Tag Archives: Pew Research Center

Digital Dunces

Digital dunces: Pew Research Center finds many American adults fail digital knowledge quiz.

:While a majority of U.S. adults can correctly answer questions about phishing scams or cookies, other items are more challenging,” like two-factor authentication, says Pew.

 

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Public Trust In Leaders

Public trust in leaders: Pew Research Center finds Americans have varying degrees of confidence in those who hold important positions of power and responsibility.

Public school principals, military leaders and police officers rank high in confidence. Religious leaders, journalists and local elected officials rank low.

 

Journalists Engaged In Communities Preferred

Journalists engaged in communities preferred: The Pew Research Center finds urban and rural residents want news from journalists personally engaged in their communities, writes Elizabeth Grieco.

Urban resident say journalists are more likely to cover their areas, and see certain local news topics as important for daily life. They also rely on online sources for local news. Rural dwellers less satisfied.

Public Thinks Local News Thrives

Public thinks local news thrives: Few pay for it, it’s free and TV is top source, writes Laura Hazard Owen, city Pew research.

Seventy-one percent of those surveyed believe their local news outlets are doing very or somewhat well financially, in part because TV is doing better than hard-hit newspapers.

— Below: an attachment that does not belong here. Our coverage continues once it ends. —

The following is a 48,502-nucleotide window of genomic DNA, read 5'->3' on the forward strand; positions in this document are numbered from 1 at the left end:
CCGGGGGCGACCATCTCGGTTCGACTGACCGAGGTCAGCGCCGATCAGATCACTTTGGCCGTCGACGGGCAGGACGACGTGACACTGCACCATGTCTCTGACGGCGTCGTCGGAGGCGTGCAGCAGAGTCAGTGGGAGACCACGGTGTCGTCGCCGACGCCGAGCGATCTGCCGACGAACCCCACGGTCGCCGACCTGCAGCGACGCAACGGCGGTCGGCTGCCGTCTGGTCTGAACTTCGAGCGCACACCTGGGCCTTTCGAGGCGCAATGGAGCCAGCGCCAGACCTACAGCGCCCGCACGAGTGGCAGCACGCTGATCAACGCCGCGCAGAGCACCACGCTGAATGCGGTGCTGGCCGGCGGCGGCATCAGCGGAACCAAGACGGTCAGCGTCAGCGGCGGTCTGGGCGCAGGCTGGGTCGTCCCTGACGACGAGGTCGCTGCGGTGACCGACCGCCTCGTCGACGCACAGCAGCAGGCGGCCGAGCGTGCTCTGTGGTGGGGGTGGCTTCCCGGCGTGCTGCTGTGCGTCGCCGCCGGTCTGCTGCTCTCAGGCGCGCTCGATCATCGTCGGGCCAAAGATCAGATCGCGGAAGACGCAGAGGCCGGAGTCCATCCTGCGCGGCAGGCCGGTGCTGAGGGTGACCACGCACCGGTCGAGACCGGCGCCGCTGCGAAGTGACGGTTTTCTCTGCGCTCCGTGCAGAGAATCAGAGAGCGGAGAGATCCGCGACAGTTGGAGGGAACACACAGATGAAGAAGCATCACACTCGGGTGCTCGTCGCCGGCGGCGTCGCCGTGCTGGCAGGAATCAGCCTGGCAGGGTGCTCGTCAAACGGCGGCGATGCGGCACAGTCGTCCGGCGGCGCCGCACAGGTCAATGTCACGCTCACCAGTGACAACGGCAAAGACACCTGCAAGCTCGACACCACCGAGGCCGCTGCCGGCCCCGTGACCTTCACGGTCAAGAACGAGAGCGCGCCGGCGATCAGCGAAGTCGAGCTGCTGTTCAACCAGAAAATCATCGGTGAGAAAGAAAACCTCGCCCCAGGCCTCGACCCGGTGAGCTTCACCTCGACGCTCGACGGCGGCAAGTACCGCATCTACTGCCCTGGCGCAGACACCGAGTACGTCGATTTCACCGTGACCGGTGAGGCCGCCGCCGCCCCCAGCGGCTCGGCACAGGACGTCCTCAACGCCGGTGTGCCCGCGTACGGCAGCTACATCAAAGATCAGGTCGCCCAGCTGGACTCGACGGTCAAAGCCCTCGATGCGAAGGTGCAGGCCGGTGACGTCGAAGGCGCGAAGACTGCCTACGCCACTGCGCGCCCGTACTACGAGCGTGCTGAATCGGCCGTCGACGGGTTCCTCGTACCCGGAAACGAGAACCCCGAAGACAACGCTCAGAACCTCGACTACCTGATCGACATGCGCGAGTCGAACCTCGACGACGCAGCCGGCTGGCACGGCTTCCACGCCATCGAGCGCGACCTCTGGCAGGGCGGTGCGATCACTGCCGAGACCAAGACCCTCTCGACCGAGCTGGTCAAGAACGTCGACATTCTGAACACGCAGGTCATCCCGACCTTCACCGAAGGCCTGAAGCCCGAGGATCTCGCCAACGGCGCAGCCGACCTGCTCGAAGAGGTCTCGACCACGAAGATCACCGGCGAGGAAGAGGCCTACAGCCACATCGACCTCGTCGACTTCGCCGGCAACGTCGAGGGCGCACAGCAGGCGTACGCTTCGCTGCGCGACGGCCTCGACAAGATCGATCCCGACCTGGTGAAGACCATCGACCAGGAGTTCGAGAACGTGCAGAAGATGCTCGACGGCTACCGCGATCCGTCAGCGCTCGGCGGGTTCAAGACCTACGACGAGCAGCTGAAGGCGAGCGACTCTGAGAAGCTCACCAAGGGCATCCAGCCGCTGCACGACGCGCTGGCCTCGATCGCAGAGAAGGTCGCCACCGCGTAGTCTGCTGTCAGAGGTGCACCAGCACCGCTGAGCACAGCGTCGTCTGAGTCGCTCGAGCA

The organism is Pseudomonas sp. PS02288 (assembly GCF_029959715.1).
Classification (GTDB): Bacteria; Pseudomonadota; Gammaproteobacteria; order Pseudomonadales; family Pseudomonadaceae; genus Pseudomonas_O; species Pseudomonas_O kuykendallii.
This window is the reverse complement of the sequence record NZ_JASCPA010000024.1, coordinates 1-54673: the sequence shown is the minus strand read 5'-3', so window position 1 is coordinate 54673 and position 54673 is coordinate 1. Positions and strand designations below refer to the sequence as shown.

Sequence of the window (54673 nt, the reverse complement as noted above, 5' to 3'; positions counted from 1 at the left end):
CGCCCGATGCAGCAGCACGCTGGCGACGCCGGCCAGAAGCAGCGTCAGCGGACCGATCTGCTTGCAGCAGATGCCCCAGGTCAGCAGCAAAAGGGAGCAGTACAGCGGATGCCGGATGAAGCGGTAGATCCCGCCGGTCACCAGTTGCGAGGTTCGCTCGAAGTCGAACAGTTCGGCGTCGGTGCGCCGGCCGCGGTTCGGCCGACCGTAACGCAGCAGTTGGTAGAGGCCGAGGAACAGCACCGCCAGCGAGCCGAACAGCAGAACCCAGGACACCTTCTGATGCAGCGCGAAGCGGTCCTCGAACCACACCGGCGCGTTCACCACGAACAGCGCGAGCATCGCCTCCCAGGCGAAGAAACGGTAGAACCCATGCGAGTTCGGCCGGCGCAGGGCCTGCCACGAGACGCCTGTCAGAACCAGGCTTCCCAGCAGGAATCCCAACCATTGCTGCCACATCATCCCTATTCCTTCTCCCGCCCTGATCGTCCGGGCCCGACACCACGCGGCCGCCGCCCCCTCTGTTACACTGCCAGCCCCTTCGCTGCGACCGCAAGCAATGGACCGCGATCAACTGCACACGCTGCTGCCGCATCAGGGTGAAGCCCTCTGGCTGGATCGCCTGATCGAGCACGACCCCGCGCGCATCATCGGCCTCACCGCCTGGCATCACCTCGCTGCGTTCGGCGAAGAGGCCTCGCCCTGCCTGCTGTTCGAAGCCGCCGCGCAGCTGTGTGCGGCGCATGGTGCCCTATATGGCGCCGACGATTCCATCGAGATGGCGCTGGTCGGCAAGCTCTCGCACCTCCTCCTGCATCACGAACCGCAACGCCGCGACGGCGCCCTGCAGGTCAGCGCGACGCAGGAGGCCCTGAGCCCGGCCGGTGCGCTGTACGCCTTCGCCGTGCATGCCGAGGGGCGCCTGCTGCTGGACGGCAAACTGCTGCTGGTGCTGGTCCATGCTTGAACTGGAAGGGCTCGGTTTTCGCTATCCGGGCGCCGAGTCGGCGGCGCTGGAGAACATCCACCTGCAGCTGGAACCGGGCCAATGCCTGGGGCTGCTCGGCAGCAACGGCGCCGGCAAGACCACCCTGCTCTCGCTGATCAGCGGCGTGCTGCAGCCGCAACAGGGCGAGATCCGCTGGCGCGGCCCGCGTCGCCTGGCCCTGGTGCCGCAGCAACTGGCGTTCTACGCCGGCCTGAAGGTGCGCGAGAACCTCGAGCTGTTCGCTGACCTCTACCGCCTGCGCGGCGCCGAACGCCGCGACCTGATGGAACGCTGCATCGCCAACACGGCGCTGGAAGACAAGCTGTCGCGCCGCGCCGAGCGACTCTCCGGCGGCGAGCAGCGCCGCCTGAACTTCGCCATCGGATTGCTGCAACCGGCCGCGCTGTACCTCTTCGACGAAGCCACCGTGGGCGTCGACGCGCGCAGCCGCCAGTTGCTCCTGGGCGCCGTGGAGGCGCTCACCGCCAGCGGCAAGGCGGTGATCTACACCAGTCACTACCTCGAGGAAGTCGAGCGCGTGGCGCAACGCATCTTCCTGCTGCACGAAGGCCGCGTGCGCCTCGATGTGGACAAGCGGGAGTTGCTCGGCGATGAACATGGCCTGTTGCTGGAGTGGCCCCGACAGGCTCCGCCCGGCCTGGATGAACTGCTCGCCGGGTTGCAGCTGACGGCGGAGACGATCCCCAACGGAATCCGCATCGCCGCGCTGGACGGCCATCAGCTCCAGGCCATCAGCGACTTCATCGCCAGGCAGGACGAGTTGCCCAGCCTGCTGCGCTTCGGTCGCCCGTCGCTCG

Social Media Tops Print As News Source

Social media tops print as news source: For the first time, more Americans get news from social media than print newspapers, says the Pew Research Center.

Overall, television still is the most popular platform for news consumption, writes Elisa Shearer. Age gaps widen in media preferences. Print’s popularity persists among ages 65 and older. Younger Americans are not wed to one platform.

 

Youths Best At Telling Fact From Opinion

Youths are best at telling fact from opinion: A Pew Research Center news analysis finds younger Americans are better than elders at separating factual statements in the news from opinion.

“This stronger ability to classify statements regardless of their ideological appeals may well be tied to the fact that younger adults — especially Millennials — are less likely to strongly identify with either political party,” write Jeffrey Gottfried and Elizabeth Greico.

“Younger Americans also are more ‘digitally savvy’ than their elders, a characteristic that is also tied to greater success at classifying news statements.”